Bad air also impacts heart, new research shows

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SALT LAKE CITY -- We know bad air affects our lungs, but it can also affect your heart.

Researchers at the University of Utah met Tuesday at an air quality conference to talk about the air quality problem in Salt Lake City and how it's impacting health.

Researchers found in a recent study that a strong correlation exists between exposure to particulate pollution and visits to the emergency room for pneumonia.

"So what we found was for adults 65 and older, an increase in the average PM2.5 level was associated with an increase in emergency department visits for pneumonia, hospital admission for pneumonia, and then also for those who had pneumonia, an increase in the average PM2.5 level was associated with increase severity of pneumonia," said Dr. Cheryl Pirozzi a pulmonologist at the U of U.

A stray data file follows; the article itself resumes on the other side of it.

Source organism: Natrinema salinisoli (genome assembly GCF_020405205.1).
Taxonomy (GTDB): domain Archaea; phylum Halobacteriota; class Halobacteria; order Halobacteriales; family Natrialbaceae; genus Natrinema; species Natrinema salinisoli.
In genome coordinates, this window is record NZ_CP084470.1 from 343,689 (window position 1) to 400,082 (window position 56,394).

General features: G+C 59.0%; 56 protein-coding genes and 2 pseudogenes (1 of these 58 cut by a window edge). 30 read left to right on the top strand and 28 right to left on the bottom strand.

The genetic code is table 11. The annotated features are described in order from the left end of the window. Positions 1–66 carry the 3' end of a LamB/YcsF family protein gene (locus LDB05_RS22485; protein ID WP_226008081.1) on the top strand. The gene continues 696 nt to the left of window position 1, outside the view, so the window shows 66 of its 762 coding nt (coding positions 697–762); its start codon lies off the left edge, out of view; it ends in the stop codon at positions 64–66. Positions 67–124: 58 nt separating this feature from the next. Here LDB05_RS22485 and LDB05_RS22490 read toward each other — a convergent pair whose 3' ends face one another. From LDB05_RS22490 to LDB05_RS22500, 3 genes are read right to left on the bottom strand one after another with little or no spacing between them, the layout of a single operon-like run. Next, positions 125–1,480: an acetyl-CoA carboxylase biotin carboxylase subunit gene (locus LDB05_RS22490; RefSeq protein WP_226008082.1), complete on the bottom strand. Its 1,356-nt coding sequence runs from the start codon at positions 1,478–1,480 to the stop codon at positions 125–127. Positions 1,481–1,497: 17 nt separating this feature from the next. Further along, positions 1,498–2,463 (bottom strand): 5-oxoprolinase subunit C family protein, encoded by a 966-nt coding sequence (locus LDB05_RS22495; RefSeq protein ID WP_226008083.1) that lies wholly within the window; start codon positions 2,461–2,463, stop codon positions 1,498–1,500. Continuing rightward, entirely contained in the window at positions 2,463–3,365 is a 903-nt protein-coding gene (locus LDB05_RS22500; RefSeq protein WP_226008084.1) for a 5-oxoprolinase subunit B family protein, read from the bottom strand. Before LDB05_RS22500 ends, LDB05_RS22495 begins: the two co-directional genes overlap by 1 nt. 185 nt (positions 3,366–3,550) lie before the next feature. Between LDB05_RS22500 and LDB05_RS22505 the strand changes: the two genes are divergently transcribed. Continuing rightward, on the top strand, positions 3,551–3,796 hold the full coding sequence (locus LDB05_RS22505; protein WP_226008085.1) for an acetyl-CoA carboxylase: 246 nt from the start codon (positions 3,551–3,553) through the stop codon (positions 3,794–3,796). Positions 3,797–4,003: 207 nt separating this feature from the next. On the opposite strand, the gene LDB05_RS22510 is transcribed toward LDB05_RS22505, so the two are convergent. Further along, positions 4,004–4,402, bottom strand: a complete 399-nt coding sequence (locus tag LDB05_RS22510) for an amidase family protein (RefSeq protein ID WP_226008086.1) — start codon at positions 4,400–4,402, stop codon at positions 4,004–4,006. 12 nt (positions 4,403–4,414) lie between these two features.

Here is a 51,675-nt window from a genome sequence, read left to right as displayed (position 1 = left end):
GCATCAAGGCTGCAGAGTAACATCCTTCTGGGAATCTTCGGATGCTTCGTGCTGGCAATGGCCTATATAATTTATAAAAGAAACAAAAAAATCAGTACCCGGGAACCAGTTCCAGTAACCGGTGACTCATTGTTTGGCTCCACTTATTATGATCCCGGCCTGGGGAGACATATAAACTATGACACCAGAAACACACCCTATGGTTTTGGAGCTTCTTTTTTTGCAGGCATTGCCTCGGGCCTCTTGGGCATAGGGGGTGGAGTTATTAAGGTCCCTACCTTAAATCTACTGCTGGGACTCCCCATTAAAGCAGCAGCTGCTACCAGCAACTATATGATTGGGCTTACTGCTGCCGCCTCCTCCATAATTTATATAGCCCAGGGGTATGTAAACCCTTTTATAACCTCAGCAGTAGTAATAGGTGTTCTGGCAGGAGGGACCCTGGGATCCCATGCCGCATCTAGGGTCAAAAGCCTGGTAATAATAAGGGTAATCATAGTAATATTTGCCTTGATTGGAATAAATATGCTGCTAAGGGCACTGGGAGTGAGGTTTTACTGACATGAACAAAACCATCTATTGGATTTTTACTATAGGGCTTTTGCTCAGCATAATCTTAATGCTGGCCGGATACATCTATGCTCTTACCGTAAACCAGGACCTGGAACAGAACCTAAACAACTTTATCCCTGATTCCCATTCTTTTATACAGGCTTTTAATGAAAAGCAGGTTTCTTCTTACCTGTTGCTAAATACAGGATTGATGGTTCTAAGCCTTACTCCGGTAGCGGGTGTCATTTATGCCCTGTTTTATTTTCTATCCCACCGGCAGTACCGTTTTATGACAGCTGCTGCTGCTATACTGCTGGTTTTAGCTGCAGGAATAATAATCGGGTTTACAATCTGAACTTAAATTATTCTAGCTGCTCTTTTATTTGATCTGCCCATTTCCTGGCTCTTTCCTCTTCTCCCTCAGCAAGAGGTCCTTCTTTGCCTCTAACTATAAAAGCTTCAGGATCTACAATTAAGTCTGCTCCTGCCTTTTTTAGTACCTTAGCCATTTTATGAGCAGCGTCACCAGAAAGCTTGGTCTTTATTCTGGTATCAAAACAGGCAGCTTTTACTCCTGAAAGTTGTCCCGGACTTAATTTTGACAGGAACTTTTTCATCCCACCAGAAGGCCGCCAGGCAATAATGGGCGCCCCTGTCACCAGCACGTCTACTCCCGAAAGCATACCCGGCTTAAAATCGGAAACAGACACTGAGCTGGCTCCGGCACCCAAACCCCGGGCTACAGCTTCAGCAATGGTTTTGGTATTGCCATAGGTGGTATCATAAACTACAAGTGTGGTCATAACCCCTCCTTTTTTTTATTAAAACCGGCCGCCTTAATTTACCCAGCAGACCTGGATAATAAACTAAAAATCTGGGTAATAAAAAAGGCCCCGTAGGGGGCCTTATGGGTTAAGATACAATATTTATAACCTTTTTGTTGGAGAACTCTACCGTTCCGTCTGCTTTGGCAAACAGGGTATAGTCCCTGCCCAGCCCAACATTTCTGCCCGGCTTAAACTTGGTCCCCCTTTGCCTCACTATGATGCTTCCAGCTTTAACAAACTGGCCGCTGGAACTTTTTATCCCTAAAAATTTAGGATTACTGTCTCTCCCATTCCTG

In another study doctors and researchers found poor air quality causes inflammation to not only your lungs but your entire cardiovascular system.

"Although the lungs are impacted by the air pollution there is a very significant impact on the blood vessel function," said Dr. Russ Richardson a professor of Medicine at the university. "And blood vessels are really important. Obviously the reason for a heart attack is blood vessels don't dilate."

The experts say air quality affects everyone and people could see cardiovascular problem often only seen in smokers, at least temporarily during a bad inversion.

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